How local organizations are helping those in need by making sure they can keep their furry friend.
TOLEDO, Ohio — When families are facing difficult issues like homelessness or financial stress, they’re able to turn to social services that can offer free assistance. But where can people find the help they need to take care of their pet?
Two agencies that are focused on pets go out of their way to help keep pets and their owners together, the Community Pet Care Clinic and the Compassionate Village, an animal rescue non profit. They say their business is helping animals but it’s important to remember the people on the other end of the leash.
The is not just for pets to get help. Co-owner Aimee St. Arnaud said she wanted to make sure her patients can afford care for their pets and receive assistance when needed.
“Love is love. Your pet is family, and for a lot of people, their pet is the only thing that’s keeping them going. We don’t want to see them go without their pets,” Arnaud explained.
Veterinarian Dr. Stephanye Quinn has been at the clinic for over a year and says she’s happy the clinic works to help everyone.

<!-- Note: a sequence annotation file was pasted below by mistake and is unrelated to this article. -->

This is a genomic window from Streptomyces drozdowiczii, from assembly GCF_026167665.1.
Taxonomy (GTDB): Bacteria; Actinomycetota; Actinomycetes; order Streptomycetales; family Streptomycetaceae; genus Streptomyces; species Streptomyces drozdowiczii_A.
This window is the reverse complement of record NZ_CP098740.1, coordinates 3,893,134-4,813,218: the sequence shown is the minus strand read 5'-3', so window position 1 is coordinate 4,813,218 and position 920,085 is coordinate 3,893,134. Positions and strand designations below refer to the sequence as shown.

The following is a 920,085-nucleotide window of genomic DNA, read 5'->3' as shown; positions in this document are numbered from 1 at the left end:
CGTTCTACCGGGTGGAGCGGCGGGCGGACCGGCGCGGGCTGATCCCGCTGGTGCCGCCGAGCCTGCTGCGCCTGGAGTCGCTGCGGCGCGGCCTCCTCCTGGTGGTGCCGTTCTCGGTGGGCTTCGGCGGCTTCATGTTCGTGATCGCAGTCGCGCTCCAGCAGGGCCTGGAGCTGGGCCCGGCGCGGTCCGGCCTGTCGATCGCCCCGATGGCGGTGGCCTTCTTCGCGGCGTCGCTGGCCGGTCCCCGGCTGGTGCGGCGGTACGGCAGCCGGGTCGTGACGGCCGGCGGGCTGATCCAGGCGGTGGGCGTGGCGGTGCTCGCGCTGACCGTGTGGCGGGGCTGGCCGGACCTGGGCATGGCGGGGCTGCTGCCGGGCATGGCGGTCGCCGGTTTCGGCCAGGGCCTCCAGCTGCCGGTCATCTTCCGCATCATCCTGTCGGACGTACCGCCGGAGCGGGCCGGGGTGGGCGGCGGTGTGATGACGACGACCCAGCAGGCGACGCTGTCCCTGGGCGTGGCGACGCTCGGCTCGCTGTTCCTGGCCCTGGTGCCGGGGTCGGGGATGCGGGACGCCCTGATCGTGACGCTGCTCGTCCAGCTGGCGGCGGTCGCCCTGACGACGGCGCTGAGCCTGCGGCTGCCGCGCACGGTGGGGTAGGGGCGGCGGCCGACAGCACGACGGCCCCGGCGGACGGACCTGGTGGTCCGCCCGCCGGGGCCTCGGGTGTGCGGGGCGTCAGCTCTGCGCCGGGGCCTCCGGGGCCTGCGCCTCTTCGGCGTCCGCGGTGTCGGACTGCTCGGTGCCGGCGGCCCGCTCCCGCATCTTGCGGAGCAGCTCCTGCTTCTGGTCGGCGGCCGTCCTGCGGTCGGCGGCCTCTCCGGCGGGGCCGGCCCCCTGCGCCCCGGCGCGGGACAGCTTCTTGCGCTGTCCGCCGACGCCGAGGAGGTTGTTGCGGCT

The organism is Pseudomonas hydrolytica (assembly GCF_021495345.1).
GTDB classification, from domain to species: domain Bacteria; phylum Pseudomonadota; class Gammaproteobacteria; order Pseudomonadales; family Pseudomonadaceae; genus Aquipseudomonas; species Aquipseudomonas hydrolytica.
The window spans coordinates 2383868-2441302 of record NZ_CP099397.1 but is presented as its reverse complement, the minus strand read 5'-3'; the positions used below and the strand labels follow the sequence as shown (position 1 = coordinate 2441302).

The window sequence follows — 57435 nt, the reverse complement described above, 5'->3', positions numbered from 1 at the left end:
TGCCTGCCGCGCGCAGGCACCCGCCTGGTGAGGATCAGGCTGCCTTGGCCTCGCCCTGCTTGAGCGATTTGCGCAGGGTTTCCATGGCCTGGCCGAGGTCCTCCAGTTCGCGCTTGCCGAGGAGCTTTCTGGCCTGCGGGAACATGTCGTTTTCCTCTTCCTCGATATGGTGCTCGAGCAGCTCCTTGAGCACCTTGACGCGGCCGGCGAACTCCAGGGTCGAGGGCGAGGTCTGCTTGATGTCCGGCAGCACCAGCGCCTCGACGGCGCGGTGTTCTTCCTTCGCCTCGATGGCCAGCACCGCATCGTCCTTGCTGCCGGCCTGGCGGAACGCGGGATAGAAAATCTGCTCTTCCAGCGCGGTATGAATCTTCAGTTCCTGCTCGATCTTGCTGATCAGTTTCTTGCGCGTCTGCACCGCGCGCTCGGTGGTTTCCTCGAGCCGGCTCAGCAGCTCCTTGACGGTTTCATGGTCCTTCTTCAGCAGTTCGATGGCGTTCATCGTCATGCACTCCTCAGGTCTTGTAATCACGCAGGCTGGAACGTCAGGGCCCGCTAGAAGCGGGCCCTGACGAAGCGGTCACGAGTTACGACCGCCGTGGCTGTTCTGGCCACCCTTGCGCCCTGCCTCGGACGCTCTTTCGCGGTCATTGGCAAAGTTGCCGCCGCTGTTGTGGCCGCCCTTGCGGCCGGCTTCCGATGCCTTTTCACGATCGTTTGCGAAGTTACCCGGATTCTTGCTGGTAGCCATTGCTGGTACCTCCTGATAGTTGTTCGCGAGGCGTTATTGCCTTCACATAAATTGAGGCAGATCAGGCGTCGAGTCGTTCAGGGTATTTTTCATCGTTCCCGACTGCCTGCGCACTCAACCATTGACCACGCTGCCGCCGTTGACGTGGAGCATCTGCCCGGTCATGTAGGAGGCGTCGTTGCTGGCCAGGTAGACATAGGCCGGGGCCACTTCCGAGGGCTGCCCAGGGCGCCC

“It really helps humans with depression, post traumatic stress disorders, a multitude of different disorders,” Dr. Quinn said.
Together the clinic and the non profit have helped three different families through hard times.
The latest family in need was a domestic abuse survivor and her dog. The pair needed to find housing, they’d been living out of her car since she left her violent situation.
She couldn’t go home and she couldn’t go to any shelters because they don’t allow dogs.
She didn’t want to leave her companion behind.
Co-founder and President of The Compassionate Village, Britni Wilson-Carleton, said she knows what it’s like to fall on hard times so making sure to listen to those who need help is key.
In addition to listening, giving people options and not taking things away is what the organizations aim for.
“When we can take the time to learn someone’s story, and we discern the difference in people that care about their pets from intentional neglect. There’s a big difference there,” Wilson-Carleton explained.
The goal is judgement-free help, so instead of judging that survivor for choosing to live in her car with her dog versus giving up her up, the clinic and nonprofit found temporary housing for them while they wait for something more permanent.
No matter if families are homeless or can’t afford necessary medical treatments for their pets, both organization founders said they’re here to help.
“If we can keep something stable in their life, some consistency there, it’s important that we keep that person and their pet together,” Wilson-Carleton said.
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